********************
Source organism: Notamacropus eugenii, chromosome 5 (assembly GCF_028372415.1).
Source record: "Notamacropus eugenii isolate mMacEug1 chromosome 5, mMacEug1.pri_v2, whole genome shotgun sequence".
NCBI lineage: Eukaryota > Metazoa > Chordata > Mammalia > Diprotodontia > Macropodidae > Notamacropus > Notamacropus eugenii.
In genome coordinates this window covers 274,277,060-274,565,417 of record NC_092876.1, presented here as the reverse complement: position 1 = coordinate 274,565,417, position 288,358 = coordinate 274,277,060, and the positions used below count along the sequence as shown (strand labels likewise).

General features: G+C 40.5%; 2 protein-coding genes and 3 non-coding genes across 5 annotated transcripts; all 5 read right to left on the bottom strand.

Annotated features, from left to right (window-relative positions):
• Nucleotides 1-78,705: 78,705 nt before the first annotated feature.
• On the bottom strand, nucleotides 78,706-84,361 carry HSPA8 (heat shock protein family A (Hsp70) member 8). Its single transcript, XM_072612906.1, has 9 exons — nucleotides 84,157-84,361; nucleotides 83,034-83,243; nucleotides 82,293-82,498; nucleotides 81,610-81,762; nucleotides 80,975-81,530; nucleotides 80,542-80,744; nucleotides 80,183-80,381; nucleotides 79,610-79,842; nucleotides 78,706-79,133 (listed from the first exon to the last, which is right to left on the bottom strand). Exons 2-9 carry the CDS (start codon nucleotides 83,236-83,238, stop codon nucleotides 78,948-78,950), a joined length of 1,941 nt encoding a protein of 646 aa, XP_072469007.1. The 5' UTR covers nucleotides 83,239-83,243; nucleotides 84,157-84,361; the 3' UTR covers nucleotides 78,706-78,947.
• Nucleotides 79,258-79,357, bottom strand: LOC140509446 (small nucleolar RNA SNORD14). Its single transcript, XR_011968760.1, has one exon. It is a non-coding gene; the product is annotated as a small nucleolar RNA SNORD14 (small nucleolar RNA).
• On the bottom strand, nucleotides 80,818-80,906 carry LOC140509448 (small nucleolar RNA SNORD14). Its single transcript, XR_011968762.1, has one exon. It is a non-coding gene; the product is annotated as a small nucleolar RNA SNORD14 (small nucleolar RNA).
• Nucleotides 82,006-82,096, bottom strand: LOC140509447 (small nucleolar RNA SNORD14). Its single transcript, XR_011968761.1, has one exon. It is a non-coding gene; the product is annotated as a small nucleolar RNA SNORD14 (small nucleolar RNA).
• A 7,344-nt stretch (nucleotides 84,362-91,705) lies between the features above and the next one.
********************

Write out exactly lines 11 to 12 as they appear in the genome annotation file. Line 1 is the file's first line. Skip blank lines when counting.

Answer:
• Nucleotides 82,006-82,096, bottom strand: LOC140509447 (small nucleolar RNA SNORD14). Its single transcript, XR_011968761.1, has one exon. It is a non-coding gene; the product is annotated as a small nucleolar RNA SNORD14 (small nucleolar RNA).
• A 7,344-nt stretch (nucleotides 84,362-91,705) lies between the features above and the next one.